The results of the 2-D computational simulations of the cold flow with combustion are presented in this section. The experimental schlieren image of the flow field and contours of density are compared in Fig. 7. The overall flow physics, as depicted through the schlieren image, has been capture well by 2-D numerical simulation. The same can be seen in the density contours of Fig. 7. The widening of the reaction zone followed by a constriction has been captured well by the 2-D numerical simulation. The axial location of the narrow combustion zone as seen in the 2-D density contours, closely matches with the one shown by the experimental shadow graph image. The presence of this narrow combustion zone, acts like a kick to the subsonic flow within the wake region, thus accelerating it back to supersonic speeds. The profiles of the streamwise velocity components at three different axial locations along the length of combustion chamber have been compared with 3-D computational and experimental results in Fig. 8. The 2-D results are able to reasonably capture the cross-stream axial velocity flow profiles as shown by the experimental data. Both, 2-D and 3-D results fail to predict the actual location as given by the experimental data in particular along the combustor centerline, i.e. Y = 25 mm. For e.g. at X = 78 mm, both 2-D and 3-D results grossly over- predict the velocity deceleration, leading to a negative velocity or a re-circulation zone due to combustion along the centerline just behind the wedge base. Similarly, at X = 125 mm, both 2-D and 3-D over-predicts the acceleration in axial velocity along the centerline in the wake region, which is not shown by the experimental data. It can be noticed from the experimental data that, from X = 78 mm till X = 125 mm, the axial velocity in the wake region remains more or less same, i.e. around 200 m/s. This tacitly communicates the extent of the combustion zone within the wake region. Fig. 9 shows streamwise axial velocity profile along the combustor's centerline within the wake region. The same is compared to 3-D numerical results and experimental data. As can be noticed, 2-D result reasonably captures the velocity trend, as shown by the experimental data. But, both 2-D and 3-D numerical results demonstrate the presence of a re-circulation zone i.e. negative axial velocity in the wake region behind wedge base. The reason for this anomaly could be attributed to the assumption of 1-step global reaction chemistry for Hydrogen-Air combustion, which could be causing a rapid heat release versus gradual heat release pattern seen during experiments. Thus the extent of combustion zone is longer in case of experiments, than what is noticed in 2-D CFD results. The same reason is the cause of an abrupt acceleration of flow within the wake region from X = 78 mm to X = 207 mm, as seen in Fig. 8. Fig. 10 shows the cross-stream temperature profiles at different streamwise locations. Here too, the 2-D CFD results are able to capture the trends as shown by the experimental data. But, here also, the rapid heat release due to the assumption of 1-step global reaction chemistry for Hydrogen-Air combustion, causes 2-D results to largely over-predict the experimental temperature values near the base of the wedge, i.e. X = 78 mm.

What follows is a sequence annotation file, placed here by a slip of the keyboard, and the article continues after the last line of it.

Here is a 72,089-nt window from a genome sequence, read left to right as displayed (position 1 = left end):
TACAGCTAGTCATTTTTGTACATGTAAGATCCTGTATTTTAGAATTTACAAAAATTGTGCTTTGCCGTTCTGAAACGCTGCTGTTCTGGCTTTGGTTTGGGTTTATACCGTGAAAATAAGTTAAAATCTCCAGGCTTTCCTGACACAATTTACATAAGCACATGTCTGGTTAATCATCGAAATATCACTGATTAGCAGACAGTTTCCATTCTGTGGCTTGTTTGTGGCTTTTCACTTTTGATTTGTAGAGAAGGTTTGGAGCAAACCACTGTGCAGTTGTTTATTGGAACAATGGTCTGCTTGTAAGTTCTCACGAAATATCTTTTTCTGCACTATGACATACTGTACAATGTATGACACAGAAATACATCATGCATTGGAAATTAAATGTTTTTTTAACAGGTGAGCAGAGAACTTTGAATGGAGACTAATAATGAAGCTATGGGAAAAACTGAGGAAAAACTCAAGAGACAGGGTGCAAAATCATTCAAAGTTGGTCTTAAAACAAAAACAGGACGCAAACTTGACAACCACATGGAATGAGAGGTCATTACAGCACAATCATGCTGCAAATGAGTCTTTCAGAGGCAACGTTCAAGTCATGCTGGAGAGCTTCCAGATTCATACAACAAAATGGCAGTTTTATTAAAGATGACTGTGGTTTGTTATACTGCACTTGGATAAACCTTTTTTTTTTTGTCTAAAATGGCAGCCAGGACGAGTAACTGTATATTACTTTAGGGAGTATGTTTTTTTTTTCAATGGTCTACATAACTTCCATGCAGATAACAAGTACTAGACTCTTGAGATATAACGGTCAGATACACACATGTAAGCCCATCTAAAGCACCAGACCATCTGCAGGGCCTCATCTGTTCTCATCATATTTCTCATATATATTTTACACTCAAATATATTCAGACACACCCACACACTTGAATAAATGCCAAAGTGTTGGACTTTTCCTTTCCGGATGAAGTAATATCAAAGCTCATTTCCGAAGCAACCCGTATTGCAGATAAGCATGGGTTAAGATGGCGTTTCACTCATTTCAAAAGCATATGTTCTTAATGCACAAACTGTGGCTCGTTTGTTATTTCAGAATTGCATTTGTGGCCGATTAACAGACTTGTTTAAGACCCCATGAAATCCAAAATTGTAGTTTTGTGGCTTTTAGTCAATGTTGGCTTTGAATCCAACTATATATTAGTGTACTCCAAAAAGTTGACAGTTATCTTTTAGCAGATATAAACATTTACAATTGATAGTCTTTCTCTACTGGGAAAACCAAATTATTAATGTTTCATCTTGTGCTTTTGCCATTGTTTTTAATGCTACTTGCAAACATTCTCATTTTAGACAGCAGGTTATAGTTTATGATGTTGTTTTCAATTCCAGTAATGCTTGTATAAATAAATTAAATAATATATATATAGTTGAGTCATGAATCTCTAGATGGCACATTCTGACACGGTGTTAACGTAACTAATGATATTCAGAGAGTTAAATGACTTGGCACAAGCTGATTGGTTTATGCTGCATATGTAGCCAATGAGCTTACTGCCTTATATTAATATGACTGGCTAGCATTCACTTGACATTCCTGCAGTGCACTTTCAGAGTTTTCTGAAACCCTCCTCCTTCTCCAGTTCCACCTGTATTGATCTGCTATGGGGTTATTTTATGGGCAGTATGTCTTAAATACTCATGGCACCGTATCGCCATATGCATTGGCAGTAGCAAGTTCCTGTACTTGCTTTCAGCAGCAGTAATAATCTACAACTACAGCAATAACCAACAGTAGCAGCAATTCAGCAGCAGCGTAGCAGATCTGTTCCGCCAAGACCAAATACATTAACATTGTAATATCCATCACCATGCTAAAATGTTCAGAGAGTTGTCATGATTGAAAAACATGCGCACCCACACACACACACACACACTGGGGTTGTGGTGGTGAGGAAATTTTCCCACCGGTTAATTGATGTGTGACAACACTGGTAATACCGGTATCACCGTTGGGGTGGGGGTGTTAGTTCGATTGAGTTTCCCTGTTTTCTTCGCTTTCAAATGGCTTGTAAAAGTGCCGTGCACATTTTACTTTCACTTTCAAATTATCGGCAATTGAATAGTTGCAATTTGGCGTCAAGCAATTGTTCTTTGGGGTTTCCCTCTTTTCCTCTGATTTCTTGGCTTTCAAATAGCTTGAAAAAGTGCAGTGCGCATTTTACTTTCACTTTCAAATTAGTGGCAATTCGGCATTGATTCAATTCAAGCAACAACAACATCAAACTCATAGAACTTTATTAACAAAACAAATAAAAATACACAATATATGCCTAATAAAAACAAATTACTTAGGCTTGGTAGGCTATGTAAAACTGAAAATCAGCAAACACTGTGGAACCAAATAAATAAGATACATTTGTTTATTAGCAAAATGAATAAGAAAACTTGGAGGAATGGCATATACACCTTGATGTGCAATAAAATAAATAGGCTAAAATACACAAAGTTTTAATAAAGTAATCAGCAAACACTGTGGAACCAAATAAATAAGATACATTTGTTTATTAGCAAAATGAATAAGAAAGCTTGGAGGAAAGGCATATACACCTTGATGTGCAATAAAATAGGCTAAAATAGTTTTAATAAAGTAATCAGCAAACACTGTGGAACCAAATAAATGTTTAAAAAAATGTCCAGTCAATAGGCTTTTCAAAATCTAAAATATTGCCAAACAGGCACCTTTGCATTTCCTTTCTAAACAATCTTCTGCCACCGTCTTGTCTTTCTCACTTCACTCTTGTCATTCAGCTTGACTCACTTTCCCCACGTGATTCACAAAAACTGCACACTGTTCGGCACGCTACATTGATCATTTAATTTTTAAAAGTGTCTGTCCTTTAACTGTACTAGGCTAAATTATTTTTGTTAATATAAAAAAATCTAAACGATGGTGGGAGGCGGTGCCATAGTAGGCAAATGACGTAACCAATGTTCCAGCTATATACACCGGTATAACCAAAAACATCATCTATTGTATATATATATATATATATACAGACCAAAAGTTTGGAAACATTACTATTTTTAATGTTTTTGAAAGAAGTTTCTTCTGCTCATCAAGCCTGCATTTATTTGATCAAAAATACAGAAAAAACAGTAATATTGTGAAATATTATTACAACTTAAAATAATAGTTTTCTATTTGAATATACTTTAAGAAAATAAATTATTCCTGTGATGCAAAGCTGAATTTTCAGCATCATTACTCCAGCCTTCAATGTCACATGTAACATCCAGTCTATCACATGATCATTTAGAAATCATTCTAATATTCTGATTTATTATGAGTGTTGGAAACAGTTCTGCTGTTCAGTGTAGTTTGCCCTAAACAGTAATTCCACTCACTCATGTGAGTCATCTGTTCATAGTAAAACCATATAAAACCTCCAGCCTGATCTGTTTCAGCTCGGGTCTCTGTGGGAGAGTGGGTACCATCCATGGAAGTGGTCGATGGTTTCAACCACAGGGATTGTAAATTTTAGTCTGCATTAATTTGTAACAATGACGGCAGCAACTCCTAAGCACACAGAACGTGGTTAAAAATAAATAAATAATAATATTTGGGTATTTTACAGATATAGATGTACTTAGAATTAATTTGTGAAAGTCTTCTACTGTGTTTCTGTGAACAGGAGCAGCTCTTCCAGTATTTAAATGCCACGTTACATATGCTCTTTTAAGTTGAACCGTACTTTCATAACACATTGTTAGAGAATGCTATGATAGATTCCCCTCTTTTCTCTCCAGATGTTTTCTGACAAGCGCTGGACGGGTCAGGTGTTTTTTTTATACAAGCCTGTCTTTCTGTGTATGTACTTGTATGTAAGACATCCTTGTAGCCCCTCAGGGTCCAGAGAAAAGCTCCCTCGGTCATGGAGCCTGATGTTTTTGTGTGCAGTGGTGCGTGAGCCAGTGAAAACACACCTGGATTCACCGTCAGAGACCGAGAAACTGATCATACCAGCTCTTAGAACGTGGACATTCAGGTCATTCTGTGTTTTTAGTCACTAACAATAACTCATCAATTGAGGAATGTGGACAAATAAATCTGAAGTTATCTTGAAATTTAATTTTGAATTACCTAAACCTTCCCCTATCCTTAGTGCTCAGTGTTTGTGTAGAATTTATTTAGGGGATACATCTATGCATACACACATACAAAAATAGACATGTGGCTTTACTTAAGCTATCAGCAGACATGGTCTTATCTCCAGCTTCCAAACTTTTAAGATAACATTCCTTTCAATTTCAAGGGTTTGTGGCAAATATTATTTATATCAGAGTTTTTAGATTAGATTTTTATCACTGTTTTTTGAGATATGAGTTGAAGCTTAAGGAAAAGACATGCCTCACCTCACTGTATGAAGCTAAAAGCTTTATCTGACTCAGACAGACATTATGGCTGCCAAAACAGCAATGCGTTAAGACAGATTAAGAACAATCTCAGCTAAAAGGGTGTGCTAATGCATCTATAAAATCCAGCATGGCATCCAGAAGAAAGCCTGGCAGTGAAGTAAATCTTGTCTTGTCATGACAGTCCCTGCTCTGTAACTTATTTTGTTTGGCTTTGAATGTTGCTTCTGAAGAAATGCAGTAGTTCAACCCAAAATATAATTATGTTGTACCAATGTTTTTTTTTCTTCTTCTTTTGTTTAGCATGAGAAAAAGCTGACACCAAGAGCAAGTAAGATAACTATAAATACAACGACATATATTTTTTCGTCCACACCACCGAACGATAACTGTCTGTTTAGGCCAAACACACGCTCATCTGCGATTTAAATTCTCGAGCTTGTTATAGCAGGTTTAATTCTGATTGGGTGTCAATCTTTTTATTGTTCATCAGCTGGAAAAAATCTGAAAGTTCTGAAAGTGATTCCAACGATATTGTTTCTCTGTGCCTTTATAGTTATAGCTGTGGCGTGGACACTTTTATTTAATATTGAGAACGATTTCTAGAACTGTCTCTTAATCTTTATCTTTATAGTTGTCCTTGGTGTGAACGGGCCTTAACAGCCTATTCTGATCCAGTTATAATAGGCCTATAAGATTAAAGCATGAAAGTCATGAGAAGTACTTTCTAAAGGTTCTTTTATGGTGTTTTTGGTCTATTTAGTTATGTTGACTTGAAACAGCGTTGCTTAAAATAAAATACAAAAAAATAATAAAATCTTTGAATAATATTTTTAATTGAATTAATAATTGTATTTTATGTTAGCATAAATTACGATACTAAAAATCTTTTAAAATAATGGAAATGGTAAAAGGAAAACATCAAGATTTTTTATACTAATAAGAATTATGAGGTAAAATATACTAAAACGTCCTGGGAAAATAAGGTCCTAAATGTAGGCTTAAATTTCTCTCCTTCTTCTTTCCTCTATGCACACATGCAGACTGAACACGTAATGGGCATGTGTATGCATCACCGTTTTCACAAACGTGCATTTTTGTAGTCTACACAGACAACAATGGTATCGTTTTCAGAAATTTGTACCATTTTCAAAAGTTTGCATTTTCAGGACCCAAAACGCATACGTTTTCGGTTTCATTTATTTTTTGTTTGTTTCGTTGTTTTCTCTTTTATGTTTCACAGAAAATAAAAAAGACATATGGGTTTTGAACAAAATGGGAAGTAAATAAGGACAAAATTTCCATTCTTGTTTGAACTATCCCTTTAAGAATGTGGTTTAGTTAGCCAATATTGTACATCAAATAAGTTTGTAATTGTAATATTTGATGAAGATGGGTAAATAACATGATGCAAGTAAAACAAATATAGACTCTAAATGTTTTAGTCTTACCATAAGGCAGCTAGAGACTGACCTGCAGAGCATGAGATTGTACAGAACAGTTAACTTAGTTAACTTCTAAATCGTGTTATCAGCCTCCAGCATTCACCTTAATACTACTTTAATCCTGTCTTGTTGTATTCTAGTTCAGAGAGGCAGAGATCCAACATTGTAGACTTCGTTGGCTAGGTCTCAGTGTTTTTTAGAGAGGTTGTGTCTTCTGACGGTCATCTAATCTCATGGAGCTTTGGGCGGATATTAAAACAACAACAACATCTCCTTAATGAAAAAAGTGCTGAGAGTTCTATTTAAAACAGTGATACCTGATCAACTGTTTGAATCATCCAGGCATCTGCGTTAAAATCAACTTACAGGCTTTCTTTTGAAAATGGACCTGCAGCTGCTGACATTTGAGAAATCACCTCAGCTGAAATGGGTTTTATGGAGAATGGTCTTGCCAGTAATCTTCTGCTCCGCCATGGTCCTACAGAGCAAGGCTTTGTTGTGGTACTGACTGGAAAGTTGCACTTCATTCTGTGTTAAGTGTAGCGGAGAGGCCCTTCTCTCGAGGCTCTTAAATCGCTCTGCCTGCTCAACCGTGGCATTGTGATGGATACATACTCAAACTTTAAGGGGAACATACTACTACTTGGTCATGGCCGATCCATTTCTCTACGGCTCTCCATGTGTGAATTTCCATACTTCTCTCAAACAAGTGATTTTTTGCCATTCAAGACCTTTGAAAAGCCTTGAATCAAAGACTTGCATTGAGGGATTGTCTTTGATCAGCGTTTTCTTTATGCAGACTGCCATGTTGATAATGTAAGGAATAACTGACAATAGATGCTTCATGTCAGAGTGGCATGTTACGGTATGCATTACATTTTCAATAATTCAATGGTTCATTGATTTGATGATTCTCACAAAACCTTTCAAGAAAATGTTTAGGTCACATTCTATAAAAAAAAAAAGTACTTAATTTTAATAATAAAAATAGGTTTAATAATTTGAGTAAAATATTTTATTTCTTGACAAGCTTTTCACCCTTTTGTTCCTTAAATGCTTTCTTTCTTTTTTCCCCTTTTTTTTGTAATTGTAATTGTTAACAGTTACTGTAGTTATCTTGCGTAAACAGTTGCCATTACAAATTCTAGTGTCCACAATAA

However, as we move in the downstream direction, the 2-D results capture the cross-stream temperature profile much accurately. The rapid heat release caused due to 1-step reaction mechanism, calls for the implementation of a multi-step reaction mechanism for Hydrogen-Air combustion, so as to accurately model the heat release pattern as encountered in reality.